Nevertheless, the book gives a less idealistic vision of scientists that I imagined. I always pictured scientists as perfectly partial and unbiased people, and forgot that they were humans too. Big Bang shows how scientists can be seduced by a theory not only because of how faithful it is to reality but also because of its beauty or how it corresponds to their "intuition" of how Nature behave (or, worse, how it should behave). While the simplicity of a theory is really important, which, in a sense, makes the beauty matter not irrelevant, the book shows that some scientists are prone to kill the simplicity of a theory by applying patches to it to make it both compatible with observation and their personal beliefs of how it should work.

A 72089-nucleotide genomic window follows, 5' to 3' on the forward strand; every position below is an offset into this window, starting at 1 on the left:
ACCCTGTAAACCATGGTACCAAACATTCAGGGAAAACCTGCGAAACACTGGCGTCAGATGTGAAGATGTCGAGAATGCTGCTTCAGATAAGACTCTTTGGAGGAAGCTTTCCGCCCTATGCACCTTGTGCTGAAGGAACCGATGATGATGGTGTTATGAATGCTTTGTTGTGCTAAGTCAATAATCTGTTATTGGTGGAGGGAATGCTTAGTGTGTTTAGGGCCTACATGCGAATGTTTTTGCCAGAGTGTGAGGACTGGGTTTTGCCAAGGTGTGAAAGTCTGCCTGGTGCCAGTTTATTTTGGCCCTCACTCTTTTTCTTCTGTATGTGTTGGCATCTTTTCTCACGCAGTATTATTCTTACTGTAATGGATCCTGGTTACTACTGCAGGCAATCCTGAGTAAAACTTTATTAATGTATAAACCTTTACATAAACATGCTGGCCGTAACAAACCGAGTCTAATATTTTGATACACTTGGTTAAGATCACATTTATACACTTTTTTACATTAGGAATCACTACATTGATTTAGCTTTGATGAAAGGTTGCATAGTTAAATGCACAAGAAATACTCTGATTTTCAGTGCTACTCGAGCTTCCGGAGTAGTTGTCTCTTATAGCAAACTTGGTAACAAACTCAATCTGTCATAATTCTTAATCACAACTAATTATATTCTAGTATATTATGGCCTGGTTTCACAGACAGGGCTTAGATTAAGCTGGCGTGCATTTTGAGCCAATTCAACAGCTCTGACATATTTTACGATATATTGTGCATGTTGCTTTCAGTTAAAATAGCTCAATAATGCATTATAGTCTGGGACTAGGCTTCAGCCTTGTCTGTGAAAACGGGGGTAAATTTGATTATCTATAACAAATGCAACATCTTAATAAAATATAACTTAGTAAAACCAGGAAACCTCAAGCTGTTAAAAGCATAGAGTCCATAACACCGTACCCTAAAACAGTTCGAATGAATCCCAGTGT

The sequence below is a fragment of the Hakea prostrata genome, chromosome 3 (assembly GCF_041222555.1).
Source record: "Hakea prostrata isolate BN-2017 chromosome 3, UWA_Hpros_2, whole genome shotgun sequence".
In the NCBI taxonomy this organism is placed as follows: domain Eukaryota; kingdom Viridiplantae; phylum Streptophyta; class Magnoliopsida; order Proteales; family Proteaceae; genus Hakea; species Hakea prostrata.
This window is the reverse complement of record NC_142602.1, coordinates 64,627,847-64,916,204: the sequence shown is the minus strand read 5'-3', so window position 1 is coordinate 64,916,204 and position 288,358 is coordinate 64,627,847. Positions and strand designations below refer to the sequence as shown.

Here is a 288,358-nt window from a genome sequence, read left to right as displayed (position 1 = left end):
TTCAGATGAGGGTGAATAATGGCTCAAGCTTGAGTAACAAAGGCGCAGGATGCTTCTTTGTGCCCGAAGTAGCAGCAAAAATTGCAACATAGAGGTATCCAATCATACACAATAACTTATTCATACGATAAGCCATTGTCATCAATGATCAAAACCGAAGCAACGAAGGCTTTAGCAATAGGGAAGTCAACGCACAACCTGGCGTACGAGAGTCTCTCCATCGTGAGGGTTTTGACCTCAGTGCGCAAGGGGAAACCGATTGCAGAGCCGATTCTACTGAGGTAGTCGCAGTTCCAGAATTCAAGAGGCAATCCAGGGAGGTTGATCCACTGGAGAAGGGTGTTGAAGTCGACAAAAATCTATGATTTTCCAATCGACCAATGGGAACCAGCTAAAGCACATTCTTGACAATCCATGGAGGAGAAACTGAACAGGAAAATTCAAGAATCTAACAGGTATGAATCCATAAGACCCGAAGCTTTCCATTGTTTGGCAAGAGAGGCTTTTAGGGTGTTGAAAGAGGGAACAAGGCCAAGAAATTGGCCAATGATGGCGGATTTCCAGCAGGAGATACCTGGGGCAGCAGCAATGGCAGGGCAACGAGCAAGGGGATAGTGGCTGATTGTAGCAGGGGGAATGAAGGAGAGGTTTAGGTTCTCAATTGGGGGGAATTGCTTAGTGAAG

The best example is probably Ptolemy which added epicycles to the orbits of planets so that they could continue to orbit around the Earth and the epicycle thing would explain their visible retrogradations in the sky. Another shocking example is when the dynamic aspect of the Universe was a consequence of Einstein's general relativity, but Einstein liked a static Universe better, so he added some constant (the cosmological constant) in the equations to make it static. Friedman and LemaƮtre chose to really study the consequences of the original, patch-less theory, and ended up elaborating the first version of the Big Bang theory.

The great Richard Feynman explains how science works